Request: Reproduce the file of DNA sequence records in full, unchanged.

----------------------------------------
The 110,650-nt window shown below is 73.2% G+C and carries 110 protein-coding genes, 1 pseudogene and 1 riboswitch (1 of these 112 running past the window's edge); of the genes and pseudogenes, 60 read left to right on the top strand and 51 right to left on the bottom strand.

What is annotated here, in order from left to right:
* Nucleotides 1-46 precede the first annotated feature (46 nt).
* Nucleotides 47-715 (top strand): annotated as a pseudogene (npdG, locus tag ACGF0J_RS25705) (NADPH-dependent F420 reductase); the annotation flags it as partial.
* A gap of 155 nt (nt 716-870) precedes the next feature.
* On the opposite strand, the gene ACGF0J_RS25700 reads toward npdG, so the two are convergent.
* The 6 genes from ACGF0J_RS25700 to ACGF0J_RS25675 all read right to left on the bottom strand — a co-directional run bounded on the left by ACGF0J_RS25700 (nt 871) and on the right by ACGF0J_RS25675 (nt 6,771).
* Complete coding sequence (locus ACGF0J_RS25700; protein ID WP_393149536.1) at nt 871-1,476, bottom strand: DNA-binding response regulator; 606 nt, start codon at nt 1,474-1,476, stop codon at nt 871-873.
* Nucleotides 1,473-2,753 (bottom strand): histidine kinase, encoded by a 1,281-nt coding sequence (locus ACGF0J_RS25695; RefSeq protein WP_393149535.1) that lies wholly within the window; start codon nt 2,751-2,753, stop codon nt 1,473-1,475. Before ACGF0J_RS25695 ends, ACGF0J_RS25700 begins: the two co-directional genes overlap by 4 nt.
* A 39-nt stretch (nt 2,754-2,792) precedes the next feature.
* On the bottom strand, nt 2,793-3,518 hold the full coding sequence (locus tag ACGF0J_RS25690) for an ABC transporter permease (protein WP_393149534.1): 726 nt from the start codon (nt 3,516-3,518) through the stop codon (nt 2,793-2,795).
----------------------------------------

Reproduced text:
The 110,650-nt window shown below is 73.2% G+C and carries 110 protein-coding genes, 1 pseudogene and 1 riboswitch (1 of these 112 running past the window's edge); of the genes and pseudogenes, 60 read left to right on the top strand and 51 right to left on the bottom strand.

What is annotated here, in order from left to right:
* Nucleotides 1-46 precede the first annotated feature (46 nt).
* Nucleotides 47-715 (top strand): annotated as a pseudogene (npdG, locus tag ACGF0J_RS25705) (NADPH-dependent F420 reductase); the annotation flags it as partial.
* A gap of 155 nt (nt 716-870) precedes the next feature.
* On the opposite strand, the gene ACGF0J_RS25700 reads toward npdG, so the two are convergent.
* The 6 genes from ACGF0J_RS25700 to ACGF0J_RS25675 all read right to left on the bottom strand — a co-directional run bounded on the left by ACGF0J_RS25700 (nt 871) and on the right by ACGF0J_RS25675 (nt 6,771).
* Complete coding sequence (locus ACGF0J_RS25700; protein ID WP_393149536.1) at nt 871-1,476, bottom strand: DNA-binding response regulator; 606 nt, start codon at nt 1,474-1,476, stop codon at nt 871-873.
* Nucleotides 1,473-2,753 (bottom strand): histidine kinase, encoded by a 1,281-nt coding sequence (locus ACGF0J_RS25695; RefSeq protein WP_393149535.1) that lies wholly within the window; start codon nt 2,751-2,753, stop codon nt 1,473-1,475. Before ACGF0J_RS25695 ends, ACGF0J_RS25700 begins: the two co-directional genes overlap by 4 nt.
* A 39-nt stretch (nt 2,754-2,792) precedes the next feature.
* On the bottom strand, nt 2,793-3,518 hold the full coding sequence (locus tag ACGF0J_RS25690) for an ABC transporter permease (protein WP_393149534.1): 726 nt from the start codon (nt 3,516-3,518) through the stop codon (nt 2,793-2,795).